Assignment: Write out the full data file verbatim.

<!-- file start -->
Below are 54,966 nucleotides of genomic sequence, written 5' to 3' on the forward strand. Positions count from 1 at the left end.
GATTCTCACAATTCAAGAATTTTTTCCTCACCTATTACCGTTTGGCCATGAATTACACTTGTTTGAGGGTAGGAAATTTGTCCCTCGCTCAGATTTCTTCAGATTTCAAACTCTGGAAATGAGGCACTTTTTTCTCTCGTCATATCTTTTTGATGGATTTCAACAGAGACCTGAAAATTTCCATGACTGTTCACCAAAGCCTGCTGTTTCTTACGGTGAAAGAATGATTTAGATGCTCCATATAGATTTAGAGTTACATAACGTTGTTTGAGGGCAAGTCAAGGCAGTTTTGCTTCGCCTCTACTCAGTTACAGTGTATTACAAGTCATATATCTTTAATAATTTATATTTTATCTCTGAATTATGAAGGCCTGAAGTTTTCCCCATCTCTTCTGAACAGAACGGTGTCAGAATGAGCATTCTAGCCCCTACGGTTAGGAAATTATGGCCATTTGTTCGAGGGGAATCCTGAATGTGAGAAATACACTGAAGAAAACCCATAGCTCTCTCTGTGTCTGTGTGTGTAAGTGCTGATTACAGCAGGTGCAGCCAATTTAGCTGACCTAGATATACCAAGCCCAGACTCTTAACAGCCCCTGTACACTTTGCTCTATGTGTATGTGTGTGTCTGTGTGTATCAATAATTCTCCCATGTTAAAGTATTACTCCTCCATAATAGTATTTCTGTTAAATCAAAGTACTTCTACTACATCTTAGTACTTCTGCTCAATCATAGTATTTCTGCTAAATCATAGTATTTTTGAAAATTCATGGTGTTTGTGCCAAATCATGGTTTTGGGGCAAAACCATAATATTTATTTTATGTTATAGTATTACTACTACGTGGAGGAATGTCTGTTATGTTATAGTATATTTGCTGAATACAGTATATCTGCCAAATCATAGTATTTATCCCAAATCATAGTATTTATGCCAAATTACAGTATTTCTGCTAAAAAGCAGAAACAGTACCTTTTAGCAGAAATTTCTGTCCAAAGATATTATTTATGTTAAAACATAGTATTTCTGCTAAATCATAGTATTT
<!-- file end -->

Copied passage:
Below are 54,966 nucleotides of genomic sequence, written 5' to 3' on the forward strand. Positions count from 1 at the left end.
GATTCTCACAATTCAAGAATTTTTTCCTCACCTATTACCGTTTGGCCATGAATTACACTTGTTTGAGGGTAGGAAATTTGTCCCTCGCTCAGATTTCTTCAGATTTCAAACTCTGGAAATGAGGCACTTTTTTCTCTCGTCATATCTTTTTGATGGATTTCAACAGAGACCTGAAAATTTCCATGACTGTTCACCAAAGCCTGCTGTTTCTTACGGTGAAAGAATGATTTAGATGCTCCATATAGATTTAGAGTTACATAACGTTGTTTGAGGGCAAGTCAAGGCAGTTTTGCTTCGCCTCTACTCAGTTACAGTGTATTACAAGTCATATATCTTTAATAATTTATATTTTATCTCTGAATTATGAAGGCCTGAAGTTTTCCCCATCTCTTCTGAACAGAACGGTGTCAGAATGAGCATTCTAGCCCCTACGGTTAGGAAATTATGGCCATTTGTTCGAGGGGAATCCTGAATGTGAGAAATACACTGAAGAAAACCCATAGCTCTCTCTGTGTCTGTGTGTGTAAGTGCTGATTACAGCAGGTGCAGCCAATTTAGCTGACCTAGATATACCAAGCCCAGACTCTTAACAGCCCCTGTACACTTTGCTCTATGTGTATGTGTGTGTCTGTGTGTATCAATAATTCTCCCATGTTAAAGTATTACTCCTCCATAATAGTATTTCTGTTAAATCAAAGTACTTCTACTACATCTTAGTACTTCTGCTCAATCATAGTATTTCTGCTAAATCATAGTATTTTTGAAAATTCATGGTGTTTGTGCCAAATCATGGTTTTGGGGCAAAACCATAATATTTATTTTATGTTATAGTATTACTACTACGTGGAGGAATGTCTGTTATGTTATAGTATATTTGCTGAATACAGTATATCTGCCAAATCATAGTATTTATCCCAAATCATAGTATTTATGCCAAATTACAGTATTTCTGCTAAAAAGCAGAAACAGTACCTTTTAGCAGAAATTTCTGTCCAAAGATATTATTTATGTTAAAACATAGTATTTCTGCTAAATCATAGTATTT